If you look in Word at the Insert > SmartArt options, you can get an even wider sense of the possibilities for graphic organization of information from the variety of shapes and purposes offered.  All of these can be adapted as tools to apply during reading and note-taking processes.

Know that graphic organizers do not need to be complicated.  Although there are many types, sometimes a simple list suffices as a means of organizing the text’s ideas and your own thoughts. The act of laying out information in a pattern that you can remember is key. The video below offers a quick discussion of many different graphic organizers; try those that resonate with you. Here are a few.

Concept/Mind Maps

Maps allow you to work with all of the information in the text in a more visual “shorthand” form to see patterns of organization, idea relationships, and/or idea development. An idea or mind map categorizes groups of ideas, differentiates between main and supporting ideas, shows at a glance how well-developed some idea groups are, and shows linkages among the idea groups by creating a visual pattern.

Mapping is an important reading and composing strategy. Mapping helps you identify and recall main ideas and supporting details. Mapping also can help you conceptualize a piece of writing, whether it’s writing that someone else has done or writing that you intend to do yourself.

“Conceptualize” is an important term. It means more than just noting the main ideas and their details; it means that you become aware of the way in which groups of ideas relate to one another (e.g., are they grouped into negatives and positives? Causes and effects? Does one main idea lead logically into the next main idea? By “drawing out” the idea groups in a map, you can discover their overall relationship to the main idea.

Here’s a sample paragraph and a map to note and remember main concepts.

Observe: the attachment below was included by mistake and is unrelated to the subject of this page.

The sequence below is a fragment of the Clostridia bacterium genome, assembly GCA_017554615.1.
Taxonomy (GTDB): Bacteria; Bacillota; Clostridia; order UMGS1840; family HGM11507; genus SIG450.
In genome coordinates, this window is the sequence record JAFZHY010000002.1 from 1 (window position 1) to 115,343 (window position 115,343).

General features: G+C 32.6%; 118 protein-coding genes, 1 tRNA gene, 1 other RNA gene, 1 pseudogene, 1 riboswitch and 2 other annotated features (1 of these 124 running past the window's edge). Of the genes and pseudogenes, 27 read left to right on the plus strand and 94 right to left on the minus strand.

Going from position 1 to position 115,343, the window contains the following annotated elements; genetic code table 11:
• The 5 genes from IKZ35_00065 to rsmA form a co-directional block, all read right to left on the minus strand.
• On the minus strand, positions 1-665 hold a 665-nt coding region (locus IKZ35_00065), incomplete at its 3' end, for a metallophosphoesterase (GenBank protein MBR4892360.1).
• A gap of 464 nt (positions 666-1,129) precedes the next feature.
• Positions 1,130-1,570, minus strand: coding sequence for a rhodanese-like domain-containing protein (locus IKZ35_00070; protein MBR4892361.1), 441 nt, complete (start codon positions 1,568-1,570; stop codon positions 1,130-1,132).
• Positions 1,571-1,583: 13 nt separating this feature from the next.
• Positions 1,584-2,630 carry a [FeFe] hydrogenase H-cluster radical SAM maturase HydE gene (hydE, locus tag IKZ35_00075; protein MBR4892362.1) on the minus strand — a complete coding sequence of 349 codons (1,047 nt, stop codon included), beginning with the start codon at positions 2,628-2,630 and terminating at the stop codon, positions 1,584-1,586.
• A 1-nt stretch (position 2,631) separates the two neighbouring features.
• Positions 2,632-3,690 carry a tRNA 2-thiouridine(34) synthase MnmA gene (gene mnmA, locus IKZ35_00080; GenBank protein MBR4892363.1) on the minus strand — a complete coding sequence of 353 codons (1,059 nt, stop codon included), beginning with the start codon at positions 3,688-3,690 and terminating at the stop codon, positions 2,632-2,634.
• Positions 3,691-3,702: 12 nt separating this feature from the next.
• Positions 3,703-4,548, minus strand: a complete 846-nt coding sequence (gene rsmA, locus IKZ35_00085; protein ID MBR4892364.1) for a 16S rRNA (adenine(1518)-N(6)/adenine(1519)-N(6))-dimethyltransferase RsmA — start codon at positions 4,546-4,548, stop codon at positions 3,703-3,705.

Sample Pargraph

Children need small meals throughout the day to provide a consistent flow of glucose in their bodies. Glucose is stored in and released from the liver. A child’s liver, which is smaller than an adult’s, only stores about 4-6 hours’ worth of glucose. If a child wakes up at 6:00 a.m. and eats breakfast at 6:30 in order to start school at 7:30, it may be too late to wait until a 12:30 lunch period to restore the glucose supply needed for optimum brain function.

Sample map created using

The following video discusses graphic organizers and concept maps.

Outlines, Maps, Idea Matrix

The next video goes into more depth; it offers a review of Cornell notes and a preview of outlines, which you’ll read about on the next page of this text.  It also introduces mind maps and matrices, both of which are very useful graphic organization strategies you may want to try. (Note: you can stop at approximately 10:30, as the end of the video deals with lecture notes.)


Try It

Read the “What is Science” section from Edward Diener’s article, “Why Science?” (The complete article is there because it’s interesting, but you only need to read the one section for this exercise.) After you read, create a mind map with the article’s main ideas and key supporting ideas.  Then compare it with the sample below, with the understanding that mind maps will differ depending on the individual reader.


try it again

Read the article “Brainology,” by Carol Dweck (National Association of Independent Schools website, Winter, 2008). Create a simple matrix to organize main ideas.

Once you’ve done your own matrix, compare it with the sample, with the understanding that individual responses will differ.


[1] Eisenberg, Harris. “Humans Process Visual Data Better.” Thermopylae website.  Published September 15, 2014.

[2] Bransford, John D., Brown, Ann L., Cocking, Rodney R., editors. Mind and Brain Chapter, How People Learn: Brain, Mind, Experience, and School. Consensus Study Report, The National Academies of Sciences, Engineering, Medicine, 2020.

[3] After Learning New Words, Brain Sees Them as Pictures. Georgetown University Medical Center website. March 24, 2015.

[4] Kennedy, Brian. Visual Literacy: Why We Need It. TedxDartmouth Talk.  YouTube.